Change, change, change. That's the word adorning all the Obama campaign posters, and the charge heading out of the Hawkeye State (though political balance" is the frame). Congratulations to Mr. Change & Balance himself, Senator Barack Obama (at left, from obama.senate.gov), who won the delegate count in the Iowa Democratic caucuses by an 8 point spread, 38% to second-place winner former Senator John Edwards's 30%. Senator Hillary Rodham Clinton finished third, at about 29%. Together they and the other Democrats drew over 220,000 participants, almost double the 2004 turnout of 125,00, and more than double the Republicans' total this year. Many of the Democratic caucus-goers were first-timers, and Obama's supporters comprised younger voters (57%), a huge number of independents and even some cross-over Republicans. He also led among female (35%) and male caucus-goers. Both Joe Biden and Chris Dodd barely registered, and both have dropped out of the race. Dodd, though he barely drew much attention, had shown considerable political courage in recent months. As for Clinton, I imagine she's going to soldier, but tonight's poor showing cannot help her, either with potential primary voters or the generally hostile mainstream media, going into New Hampshire. Obama's victory speech tonight (around 11:15 pm) actually managed to do what people like George Lakoff and Drew Westen have been urging of all the Democrats, which was to eschew the usual Democratic laundry list. Instead, he sketched a narrative of hope and change, in soaring rhetoric that thrilled his vast audience. It was typically vague and yet quite energizing, like him.
Overall, a great night for the Democrats, and for populist, (semi-)progressive rhetoric.
The Republicans handily selected the Baptist preacher from Hope, Arkansas, Mike Huckabee (at right, from siu.edu) but then 60% of the Republican caucus-goers were self-described "evangelicals." Huckabee received 34% of the vote, well head of his main competitor, the plasticene former Massachusetts governor and multimillionaire Mitt Romney who finished second at 25%. Ardent racist Pat Buchanan seems pretty happy about Huckabee's win ("consanguinity," you know), though the Republican hierarchy seems ready to explode. (C and I switched over to the Fox News Channel, which was like watching a cross between the Twilight Zone and the Addams Family, without the humor, and Juan Williams was blathering on about how Obama couldn't win the general election. I was waiting for him to start uncontrollaby barking "Muslim," but we switched the channel before he could get going.) Decrepit actor Fred Thompson edged media favorite John McCain, whom the talking heads are still telling us is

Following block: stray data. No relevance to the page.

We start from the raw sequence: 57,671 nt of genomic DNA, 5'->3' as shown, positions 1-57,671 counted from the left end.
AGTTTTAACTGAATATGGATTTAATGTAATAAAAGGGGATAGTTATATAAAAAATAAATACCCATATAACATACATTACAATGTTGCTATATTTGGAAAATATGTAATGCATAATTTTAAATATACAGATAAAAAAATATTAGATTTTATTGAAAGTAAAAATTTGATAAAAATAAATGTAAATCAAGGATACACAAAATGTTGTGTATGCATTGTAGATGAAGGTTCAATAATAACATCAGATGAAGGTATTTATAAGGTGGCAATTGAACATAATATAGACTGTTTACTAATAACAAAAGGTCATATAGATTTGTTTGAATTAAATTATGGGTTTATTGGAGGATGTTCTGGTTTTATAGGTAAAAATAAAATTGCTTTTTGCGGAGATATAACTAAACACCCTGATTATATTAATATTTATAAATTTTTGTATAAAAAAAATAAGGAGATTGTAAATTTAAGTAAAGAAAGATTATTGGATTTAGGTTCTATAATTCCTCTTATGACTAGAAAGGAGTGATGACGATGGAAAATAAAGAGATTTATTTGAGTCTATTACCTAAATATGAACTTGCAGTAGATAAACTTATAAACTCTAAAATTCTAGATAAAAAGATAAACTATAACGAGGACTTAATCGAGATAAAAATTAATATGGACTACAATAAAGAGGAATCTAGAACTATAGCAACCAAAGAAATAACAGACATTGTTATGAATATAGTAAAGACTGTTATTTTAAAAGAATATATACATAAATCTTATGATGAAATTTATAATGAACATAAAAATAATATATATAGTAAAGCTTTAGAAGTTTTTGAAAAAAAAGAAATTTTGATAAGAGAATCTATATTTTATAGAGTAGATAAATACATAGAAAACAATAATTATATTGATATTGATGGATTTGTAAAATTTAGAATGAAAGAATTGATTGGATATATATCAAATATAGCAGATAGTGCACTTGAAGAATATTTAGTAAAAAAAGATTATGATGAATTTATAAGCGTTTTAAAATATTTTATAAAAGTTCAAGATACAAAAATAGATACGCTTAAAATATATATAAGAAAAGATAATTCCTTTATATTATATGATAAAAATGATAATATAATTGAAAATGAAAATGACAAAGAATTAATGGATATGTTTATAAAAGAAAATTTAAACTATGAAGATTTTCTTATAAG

"in great shape"--the Washington Post's Eugene Robinson just blurted this out, almost as if he didn't know what he was saying--because he's already won New Hampshire (?), or is ahead there, or doing well, there, or something. (?) (I was sort of amazed that Thompson did this well; I know he appears on TV and so on, but still, he telescopes his lack of interest in the campaign.) Libertarian Ron Paul finished fifth, well ahead of Rudy Giuliani, whom I hope is out of the race by the end of the month. Huckabee is the Republican id in material form, so it's fitting that the Iowa caucus-goers ended the longstanding charade, and selected one of their own.
(Can someone PLEASE PLEASE PLEASE get the old tired rich conventional Washington-wisdom spewing gasbag punditocracy--the Chris Matthewses ("he [Obama] was delivered to us, from Indonesia..." and "he's almost Third World"--???), the Wolf Blitzers (Huckabee's win "helps McCain"), the Andrea Mitchellses (Clinton's gathering was "dirgelike"-?), all of them--off the air and bring in some new commentators? (Okay, Rachel Maddow was decent and actually challenged Matthews.) And it would especially great if the new commentators were unafraid of shouting down the gasbags--with compelling arguments, that is.)